The Guardian has announced today that it hopes to be in court to discharge the injunction against reporting a parliamentary question.
One must wish The Guardian - and especially its lawyers - well in this endeavour.
It is unlikely that such a powerful injunction was granted on the basis of libel alone - or at all. It may have been based on the grounds of privacy, confidentiality, legal privilege, or even contempt of court.
Whatever the basis of the injunction, it seems to raise the crucial issue of the extent to which the courts can grant injunctions in respect of reporting parliamentary business, when such reports are protected by no less than the 1688 Bill of Rights.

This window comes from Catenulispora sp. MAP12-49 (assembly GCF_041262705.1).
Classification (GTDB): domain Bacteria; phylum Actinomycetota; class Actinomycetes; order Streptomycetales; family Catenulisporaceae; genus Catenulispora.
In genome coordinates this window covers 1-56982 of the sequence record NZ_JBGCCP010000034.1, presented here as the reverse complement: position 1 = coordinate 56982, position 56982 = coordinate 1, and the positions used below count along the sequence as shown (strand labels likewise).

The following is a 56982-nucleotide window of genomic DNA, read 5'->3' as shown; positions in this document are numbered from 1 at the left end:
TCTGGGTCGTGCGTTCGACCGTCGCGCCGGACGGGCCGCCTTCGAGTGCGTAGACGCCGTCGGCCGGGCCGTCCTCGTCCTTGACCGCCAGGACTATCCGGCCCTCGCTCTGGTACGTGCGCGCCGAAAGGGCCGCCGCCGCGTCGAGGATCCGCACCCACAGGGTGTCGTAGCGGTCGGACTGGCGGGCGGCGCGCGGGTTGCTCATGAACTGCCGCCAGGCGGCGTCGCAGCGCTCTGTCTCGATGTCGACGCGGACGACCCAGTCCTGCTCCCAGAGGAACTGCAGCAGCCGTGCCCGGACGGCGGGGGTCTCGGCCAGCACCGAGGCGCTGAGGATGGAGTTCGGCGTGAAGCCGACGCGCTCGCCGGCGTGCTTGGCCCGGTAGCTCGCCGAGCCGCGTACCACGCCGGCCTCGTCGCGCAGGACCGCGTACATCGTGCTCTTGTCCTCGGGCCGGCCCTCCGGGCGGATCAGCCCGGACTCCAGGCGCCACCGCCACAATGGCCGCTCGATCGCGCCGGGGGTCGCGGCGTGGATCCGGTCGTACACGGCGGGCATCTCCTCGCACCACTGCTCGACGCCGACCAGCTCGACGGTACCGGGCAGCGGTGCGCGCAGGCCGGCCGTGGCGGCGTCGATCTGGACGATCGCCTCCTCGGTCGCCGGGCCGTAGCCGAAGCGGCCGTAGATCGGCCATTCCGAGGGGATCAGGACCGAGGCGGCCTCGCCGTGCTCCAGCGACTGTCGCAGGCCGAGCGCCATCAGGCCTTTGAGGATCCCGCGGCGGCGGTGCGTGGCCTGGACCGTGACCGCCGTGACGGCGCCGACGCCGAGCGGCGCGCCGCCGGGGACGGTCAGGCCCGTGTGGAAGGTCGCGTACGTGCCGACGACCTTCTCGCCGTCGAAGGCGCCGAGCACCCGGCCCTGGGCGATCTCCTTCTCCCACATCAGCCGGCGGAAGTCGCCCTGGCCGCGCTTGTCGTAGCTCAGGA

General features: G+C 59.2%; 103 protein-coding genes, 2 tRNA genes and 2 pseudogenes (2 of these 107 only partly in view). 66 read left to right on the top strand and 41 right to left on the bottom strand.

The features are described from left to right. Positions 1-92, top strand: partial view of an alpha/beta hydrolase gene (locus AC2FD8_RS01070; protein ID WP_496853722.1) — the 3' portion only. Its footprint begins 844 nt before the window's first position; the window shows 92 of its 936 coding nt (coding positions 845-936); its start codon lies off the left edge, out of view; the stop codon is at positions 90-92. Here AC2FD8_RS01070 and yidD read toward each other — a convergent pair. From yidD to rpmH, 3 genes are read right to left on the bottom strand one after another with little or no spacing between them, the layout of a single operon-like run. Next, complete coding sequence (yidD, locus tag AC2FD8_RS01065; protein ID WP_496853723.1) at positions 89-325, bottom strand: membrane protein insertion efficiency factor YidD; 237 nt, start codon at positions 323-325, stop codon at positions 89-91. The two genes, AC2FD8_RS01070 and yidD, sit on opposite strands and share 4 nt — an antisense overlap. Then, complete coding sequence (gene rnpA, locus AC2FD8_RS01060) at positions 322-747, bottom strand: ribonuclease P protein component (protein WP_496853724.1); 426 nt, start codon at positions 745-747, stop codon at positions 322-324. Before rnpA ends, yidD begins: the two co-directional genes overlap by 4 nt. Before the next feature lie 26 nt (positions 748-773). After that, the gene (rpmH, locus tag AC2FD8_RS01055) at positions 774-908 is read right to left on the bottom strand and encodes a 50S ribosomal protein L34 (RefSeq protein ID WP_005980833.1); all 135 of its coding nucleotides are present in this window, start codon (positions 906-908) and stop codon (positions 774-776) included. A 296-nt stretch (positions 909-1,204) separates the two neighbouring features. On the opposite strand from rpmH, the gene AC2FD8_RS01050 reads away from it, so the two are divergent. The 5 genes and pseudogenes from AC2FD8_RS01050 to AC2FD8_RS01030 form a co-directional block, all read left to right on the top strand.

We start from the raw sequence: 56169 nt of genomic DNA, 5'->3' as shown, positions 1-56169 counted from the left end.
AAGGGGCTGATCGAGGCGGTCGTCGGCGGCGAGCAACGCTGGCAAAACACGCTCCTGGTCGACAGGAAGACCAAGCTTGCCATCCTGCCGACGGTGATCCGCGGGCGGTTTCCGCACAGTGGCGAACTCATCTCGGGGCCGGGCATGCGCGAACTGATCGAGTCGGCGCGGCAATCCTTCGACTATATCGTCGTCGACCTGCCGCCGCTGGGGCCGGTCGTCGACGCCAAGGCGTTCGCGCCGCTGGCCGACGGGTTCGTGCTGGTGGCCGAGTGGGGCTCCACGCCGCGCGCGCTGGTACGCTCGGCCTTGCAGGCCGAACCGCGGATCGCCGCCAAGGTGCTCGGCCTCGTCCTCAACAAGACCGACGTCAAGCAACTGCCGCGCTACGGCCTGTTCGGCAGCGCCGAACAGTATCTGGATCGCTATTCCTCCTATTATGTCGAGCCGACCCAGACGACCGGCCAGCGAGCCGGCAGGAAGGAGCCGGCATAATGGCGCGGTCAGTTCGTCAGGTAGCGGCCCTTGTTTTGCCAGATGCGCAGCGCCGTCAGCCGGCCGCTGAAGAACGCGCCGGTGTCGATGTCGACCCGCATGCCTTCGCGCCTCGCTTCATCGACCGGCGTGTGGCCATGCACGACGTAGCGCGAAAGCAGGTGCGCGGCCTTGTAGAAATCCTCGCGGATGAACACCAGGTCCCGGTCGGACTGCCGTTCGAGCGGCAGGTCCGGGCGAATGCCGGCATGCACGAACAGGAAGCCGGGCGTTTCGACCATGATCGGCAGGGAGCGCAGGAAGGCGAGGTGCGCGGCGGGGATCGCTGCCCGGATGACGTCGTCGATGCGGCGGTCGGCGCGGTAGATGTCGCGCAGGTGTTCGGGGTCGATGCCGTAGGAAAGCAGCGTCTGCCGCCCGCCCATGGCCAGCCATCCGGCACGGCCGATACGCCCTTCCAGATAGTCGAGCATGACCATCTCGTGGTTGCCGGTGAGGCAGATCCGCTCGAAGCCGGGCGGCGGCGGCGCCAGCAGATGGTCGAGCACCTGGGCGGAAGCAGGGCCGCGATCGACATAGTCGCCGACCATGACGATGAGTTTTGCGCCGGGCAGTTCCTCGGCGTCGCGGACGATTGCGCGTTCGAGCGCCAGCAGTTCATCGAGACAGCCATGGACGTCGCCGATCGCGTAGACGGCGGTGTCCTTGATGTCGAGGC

If so, this case directly pits the very extremity of the power of the courts against the most fundamental privilege of parliament.
This may well be the most significant constitutional case of our generation.